Raising of the 86th Regiment of Foot

Wednesday, 30 October, 1793
Cuyler 86th
86th, 1793.

The regiment was raised by Major General Cornelius Cuyler and was first known as ‘General Cuyler’s Shropshire Volunteers’. His appointment as Colonel was on 30 October 1793 and the following day a Royal Warrant was granted for recruitment. He received the following confirmation letter by order of the King:


Whereas we have thought fit to order a regiment of foot to be forthwith raised, under your command, which is to consist of ten companies, with three serjeants, three corporals, two drummers, and fifty-seven private men in each company, with two fifers to the grenadier company, besides a serjeant-major and quarter-master-serjeant, together with the usual number of commissioned officers; these are to authorise you, by beat of drum, or otherwise, to raise so many men in any county or part of our kingdom of Great Britain, as shall be wanted to complete the said regiment to the above-mentioned numbers.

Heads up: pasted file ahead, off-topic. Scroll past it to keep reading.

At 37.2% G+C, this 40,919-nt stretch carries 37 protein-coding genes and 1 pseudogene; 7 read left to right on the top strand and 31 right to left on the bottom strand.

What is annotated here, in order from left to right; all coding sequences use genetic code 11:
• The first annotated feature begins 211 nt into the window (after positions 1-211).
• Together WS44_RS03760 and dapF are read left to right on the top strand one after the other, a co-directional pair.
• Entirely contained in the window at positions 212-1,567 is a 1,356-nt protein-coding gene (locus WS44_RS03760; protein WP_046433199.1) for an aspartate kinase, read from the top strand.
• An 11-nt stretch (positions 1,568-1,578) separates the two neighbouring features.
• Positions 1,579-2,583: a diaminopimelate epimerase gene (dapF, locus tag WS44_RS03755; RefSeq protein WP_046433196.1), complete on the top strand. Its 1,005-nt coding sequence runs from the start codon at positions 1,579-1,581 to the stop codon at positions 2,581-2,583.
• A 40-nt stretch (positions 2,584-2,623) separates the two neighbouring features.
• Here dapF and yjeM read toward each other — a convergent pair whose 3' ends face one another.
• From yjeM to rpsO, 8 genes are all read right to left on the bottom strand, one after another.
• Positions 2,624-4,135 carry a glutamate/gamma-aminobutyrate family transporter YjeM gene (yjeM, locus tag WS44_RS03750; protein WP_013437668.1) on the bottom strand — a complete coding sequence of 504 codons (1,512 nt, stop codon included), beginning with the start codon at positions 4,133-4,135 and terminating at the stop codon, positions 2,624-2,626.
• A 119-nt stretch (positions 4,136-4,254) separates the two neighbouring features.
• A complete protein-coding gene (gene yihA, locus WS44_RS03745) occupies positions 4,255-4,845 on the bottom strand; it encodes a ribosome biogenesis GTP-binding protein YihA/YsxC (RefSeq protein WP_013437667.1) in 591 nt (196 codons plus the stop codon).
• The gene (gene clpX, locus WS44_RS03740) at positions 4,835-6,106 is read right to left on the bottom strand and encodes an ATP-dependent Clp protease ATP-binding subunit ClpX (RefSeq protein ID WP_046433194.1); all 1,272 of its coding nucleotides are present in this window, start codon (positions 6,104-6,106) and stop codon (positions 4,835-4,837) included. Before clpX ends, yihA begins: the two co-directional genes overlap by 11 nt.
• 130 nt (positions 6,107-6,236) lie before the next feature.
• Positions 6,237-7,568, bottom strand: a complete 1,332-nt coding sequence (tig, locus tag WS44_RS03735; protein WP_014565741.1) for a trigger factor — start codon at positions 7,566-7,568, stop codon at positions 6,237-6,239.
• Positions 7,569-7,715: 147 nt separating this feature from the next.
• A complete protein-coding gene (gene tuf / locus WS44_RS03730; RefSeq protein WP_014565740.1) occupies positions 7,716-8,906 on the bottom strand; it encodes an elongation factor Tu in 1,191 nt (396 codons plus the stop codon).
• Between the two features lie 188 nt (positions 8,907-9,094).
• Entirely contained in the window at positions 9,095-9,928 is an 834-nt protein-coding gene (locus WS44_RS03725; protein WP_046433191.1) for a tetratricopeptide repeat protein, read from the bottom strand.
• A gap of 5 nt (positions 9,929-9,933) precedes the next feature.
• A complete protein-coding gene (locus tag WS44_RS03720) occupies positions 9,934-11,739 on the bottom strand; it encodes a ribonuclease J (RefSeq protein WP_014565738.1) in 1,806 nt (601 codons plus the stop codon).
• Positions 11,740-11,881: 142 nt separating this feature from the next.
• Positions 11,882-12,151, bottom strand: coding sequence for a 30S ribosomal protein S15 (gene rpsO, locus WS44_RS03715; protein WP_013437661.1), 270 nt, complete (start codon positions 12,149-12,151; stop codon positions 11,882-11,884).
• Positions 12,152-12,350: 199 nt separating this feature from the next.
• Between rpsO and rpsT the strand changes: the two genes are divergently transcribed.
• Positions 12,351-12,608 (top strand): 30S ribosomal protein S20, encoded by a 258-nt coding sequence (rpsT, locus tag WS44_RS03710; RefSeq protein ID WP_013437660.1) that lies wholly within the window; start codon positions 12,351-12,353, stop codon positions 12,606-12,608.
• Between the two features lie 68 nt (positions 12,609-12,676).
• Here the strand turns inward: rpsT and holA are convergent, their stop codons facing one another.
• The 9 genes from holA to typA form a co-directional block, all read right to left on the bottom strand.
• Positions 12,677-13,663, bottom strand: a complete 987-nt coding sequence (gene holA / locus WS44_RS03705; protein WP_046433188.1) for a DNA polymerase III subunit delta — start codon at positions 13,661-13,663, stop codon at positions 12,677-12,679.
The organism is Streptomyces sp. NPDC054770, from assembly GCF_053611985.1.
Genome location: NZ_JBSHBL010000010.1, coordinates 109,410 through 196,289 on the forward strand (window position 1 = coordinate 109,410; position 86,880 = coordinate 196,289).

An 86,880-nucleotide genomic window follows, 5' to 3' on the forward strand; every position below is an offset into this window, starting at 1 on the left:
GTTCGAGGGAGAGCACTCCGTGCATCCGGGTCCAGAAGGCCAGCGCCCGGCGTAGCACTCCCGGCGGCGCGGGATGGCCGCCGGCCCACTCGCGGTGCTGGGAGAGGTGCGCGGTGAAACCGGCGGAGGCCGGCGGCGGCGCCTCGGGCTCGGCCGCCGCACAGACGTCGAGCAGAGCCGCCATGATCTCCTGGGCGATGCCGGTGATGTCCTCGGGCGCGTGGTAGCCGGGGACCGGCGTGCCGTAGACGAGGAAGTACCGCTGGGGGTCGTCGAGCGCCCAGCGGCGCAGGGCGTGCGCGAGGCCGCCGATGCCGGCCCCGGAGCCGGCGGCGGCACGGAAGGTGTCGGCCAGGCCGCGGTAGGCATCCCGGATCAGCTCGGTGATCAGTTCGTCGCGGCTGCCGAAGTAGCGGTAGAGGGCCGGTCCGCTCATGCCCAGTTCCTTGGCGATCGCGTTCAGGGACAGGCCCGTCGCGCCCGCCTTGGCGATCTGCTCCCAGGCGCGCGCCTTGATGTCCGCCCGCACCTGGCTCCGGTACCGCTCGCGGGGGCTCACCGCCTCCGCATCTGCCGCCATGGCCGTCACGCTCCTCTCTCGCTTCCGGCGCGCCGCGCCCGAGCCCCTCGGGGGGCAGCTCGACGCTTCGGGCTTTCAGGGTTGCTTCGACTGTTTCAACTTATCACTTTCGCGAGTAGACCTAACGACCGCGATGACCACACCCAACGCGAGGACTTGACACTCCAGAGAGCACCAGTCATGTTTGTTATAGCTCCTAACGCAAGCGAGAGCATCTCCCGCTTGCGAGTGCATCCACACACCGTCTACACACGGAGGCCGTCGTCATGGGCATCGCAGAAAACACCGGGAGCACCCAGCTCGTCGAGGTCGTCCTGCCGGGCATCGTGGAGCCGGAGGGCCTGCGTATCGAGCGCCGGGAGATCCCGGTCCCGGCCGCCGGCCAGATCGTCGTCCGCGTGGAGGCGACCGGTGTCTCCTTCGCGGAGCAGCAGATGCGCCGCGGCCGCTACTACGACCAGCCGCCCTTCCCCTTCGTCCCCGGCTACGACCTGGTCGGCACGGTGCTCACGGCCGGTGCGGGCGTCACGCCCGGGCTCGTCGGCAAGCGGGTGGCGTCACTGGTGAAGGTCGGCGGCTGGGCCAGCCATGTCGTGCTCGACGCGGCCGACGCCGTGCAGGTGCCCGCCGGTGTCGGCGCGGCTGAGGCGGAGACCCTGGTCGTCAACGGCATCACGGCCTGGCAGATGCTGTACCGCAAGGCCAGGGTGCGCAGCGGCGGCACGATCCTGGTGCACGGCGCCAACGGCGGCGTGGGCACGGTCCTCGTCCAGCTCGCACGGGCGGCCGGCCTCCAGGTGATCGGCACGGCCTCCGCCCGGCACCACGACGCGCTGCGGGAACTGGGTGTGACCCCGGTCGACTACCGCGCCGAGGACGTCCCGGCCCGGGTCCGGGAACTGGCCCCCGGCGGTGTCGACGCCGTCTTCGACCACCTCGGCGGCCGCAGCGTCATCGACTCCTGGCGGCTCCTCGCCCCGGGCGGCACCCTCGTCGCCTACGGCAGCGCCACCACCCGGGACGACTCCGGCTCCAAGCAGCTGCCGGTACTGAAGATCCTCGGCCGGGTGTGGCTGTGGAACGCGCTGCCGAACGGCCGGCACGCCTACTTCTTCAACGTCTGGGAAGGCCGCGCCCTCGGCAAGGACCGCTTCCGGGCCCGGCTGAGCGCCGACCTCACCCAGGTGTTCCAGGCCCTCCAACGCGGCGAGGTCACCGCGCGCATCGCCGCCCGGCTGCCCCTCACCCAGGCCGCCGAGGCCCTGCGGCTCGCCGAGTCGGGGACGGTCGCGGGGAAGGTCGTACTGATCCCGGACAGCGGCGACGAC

And all magistrates, justices of the peace, constables, and other our civil officers, whom it may concern, are hereby required to be assisting onto you, in providing quarters, impressing carriages, and otherwise, as there shall be occasion.

Given at Our Court, at St James’s, this 1st day of November, 1793, in the thirty-fourth year of Our reign.

86th PrintWith Lieutenant Colonel George Sladden as commanding officer, the regiment left Shrewsbury and embarked for Ireland in April 1794, first landing at Cork and then marching to Kilkenny.

Around this time the Regiment received its designation as the 86th Regiment of Foot, also known as The Shropshire Volunteers. Major General Cuyler’s colonelcy lasted less than one year as he was succeeded on 20 June 1794, by Lieutenant General Russell Manners. In 1795 the 86th absorbed the remnants of the 118th Regiment of Foot (Fingall’s Regiment) and the 121st (Loyal Clare).

In later years the 86th became an Irish regiment, named the Leinster Regiment of Foot, and acquired the nickname of 'The Irish Giants' owing to the fine physique of its soldiers.